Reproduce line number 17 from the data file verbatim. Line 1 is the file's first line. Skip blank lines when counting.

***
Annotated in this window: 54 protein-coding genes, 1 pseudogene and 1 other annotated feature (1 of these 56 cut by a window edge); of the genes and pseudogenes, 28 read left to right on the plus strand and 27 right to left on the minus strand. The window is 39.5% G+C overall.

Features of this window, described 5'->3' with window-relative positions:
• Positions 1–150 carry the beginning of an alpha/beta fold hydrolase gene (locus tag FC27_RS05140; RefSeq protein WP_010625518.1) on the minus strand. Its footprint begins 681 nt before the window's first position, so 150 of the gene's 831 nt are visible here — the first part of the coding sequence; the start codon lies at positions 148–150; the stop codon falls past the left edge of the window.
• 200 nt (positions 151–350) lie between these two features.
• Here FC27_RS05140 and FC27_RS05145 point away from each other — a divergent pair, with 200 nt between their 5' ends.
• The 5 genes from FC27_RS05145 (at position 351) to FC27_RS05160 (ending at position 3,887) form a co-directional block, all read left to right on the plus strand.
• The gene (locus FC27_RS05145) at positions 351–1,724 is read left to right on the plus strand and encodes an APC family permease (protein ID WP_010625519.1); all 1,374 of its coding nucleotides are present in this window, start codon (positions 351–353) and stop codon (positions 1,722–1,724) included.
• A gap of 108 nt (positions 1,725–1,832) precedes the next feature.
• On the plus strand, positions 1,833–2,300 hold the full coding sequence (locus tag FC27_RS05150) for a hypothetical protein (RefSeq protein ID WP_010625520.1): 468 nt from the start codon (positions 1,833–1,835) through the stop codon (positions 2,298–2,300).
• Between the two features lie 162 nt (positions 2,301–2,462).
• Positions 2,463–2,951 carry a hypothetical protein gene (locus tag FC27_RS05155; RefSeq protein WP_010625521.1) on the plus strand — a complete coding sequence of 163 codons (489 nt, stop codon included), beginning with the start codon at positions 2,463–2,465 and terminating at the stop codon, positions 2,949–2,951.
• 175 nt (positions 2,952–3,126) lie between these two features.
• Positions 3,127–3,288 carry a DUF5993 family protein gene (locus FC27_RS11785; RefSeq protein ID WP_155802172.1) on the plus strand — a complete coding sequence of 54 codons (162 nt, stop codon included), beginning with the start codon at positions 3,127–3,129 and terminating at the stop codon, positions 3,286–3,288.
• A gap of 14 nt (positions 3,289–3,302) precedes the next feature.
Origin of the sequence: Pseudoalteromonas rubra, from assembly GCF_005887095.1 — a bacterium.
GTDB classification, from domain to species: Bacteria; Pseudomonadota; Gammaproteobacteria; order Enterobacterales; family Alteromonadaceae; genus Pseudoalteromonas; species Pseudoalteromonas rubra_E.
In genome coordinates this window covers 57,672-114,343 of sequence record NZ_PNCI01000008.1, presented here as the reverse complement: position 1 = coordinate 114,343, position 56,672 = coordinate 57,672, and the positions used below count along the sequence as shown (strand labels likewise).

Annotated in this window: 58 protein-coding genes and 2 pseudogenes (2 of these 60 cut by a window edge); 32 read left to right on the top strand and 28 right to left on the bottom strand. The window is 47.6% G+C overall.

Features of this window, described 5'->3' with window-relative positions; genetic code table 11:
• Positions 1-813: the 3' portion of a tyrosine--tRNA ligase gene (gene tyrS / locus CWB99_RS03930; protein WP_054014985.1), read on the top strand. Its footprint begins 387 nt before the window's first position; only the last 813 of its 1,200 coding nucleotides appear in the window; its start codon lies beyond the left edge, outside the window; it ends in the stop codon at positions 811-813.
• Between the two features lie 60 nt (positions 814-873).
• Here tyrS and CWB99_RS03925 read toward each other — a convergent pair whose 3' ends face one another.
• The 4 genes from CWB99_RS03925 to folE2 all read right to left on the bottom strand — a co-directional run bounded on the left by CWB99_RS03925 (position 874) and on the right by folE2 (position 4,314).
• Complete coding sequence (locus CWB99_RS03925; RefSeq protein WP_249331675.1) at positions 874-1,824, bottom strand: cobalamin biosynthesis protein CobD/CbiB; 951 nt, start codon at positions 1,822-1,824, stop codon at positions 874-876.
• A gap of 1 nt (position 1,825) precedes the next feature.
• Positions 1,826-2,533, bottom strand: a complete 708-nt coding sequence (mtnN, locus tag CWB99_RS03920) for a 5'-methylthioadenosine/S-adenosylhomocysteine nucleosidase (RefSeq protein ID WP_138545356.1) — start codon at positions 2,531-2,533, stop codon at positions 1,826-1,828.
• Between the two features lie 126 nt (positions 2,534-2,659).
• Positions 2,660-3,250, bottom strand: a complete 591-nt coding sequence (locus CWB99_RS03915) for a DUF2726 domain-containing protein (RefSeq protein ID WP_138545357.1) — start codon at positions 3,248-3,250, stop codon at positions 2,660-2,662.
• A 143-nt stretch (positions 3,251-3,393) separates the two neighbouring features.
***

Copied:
In genome coordinates this window covers 57,672-114,343 of sequence record NZ_PNCI01000008.1, presented here as the reverse complement: position 1 = coordinate 114,343, position 56,672 = coordinate 57,672, and the positions used below count along the sequence as shown (strand labels likewise).